JOE 'MR. PIANO' HENDERSON - Musical director, arranger and accompanist to Petula Clark (1947 - 1960)

Joe 'Mr. Piano' Henderson b. 02 May 1920, Glasgow, Scotland, d. 04 May 1980, London was a pianist, composer, performer and a successful music publisher of Henderson Music Limited.

Joe earned his 'Mr. Piano' label while visiting Holland. The owner of the hotel where Joe was staying found it difficult to pronounce his surname and knowing that he was a pianist, solved the problem by calling him 'Mr. Piano'!

In 1932 Joe travelled south to London from Glasgow to start his own jazz band. His parents had planned a medical career but the young pianist had other ideas. During his stay in the Forces, the idea of composing and music publishing came more and more into his mind, and, when he was demobbed, he 'did the rounds' of Tin Pan Alley to offer his services to a number of the major publishing firms.

From 1947 until 1960, Joe served as Petula Clark's accompanist, arranger and musical director. It was a chance meeting in 1947 that Joe met Petula. The then 15-year-old Petula stepped into Joe's Denmark Street office with her father Leslie. They urgently needed a song for her television show 'Petula Clark' that was going out live that same afternoon on BBC TV. Joe not only found the right song for Petula but he also insisted on rehearsing it with her and pointing out a couple of minor faults in her presentation of the song. Leslie Clark, impressed at the way Petula and Joe worked together at rehearsals, invited Joe to become Petula's permanent musical adviser and accompanist.

In an article for TV Mirror from 1954, Petula recalled how she first met Joe: "My father and I went along to the old Leeds song-publishing office, seeking a new song for me; and, as is the fashion in song-publishers offices, somebody came out to run a selection of songs over on the piano. That 'somebody' happened to be Joe. We were interested to discover that he had been playing with an orchestra since he was sixteen, and been a leading member of a boy's orchestra which had travelled all over Europe. Not only did his style of accompanying appeal to me, but also he is very gifted in transposition, and can immediately transpose at sight no matter how difficult the key. As I do not read music and am not bothered with the complexities of different keys, this is important. Joe has played the piano for me in all my own TV shows, from the very first 'Pet's Parlour'."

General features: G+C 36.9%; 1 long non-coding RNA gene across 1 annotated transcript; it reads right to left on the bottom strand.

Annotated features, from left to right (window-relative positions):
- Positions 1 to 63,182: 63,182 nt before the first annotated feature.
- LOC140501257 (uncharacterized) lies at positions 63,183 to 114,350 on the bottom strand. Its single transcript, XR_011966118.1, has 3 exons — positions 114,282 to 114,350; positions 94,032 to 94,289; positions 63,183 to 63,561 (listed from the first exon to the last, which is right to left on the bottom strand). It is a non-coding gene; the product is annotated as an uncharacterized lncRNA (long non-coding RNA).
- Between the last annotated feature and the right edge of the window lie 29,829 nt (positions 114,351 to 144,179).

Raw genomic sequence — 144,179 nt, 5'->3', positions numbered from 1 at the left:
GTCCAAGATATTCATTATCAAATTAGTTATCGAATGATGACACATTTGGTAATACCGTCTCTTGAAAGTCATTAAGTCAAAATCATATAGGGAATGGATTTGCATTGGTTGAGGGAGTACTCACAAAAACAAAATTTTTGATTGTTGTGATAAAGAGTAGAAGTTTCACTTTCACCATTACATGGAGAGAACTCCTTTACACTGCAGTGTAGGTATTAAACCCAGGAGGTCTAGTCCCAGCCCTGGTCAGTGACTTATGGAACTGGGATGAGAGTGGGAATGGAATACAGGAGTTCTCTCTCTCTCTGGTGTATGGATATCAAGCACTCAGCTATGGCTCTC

Under the direction of Joe Henderson, Petula cut her first disc in June 1949 Put Your Shoes On Lucy b/w There's A House In The Sky for Columbia Records (D.B 2538).

Above: Petula at the Columbia recording session holding the orange!

In an interview from 1973, Joe Henderson fondly recalls Petula's first recording session: "Each of the songs belonged to different publishers (referring to the four sides recorded for Columbia), so I phoned them up and asked if they would do the arrangements for us quickly. I phoned Pet and asked her what sort of orchestra she wanted, I fixed that and then we went to the studio and I remember that Pet had an orange in her bag and in the middle of the song when she wasn't singing and the orchestra was playing, Pet was sucking away at this orange and she didn't realise the terrible effect it was having on the trumpet players who were just drooling at the sight of it. But we got the record made in the end; we went to hear the playback and were just thrilled to hear a tune come out of the loud speaker. We didn't look for any technical fault or anything like that, we were just thrilled to hear it".

Under Joe's direction, Petula recorded and released two additional songs for Columbia in July 1949, I'll Always Love You b/w Clancy Lowered The Boom (D.B 2551). The four Columbia tracks were recorded at Abbey Road Studios, London.  


Above: Petula with Alan A. Freeman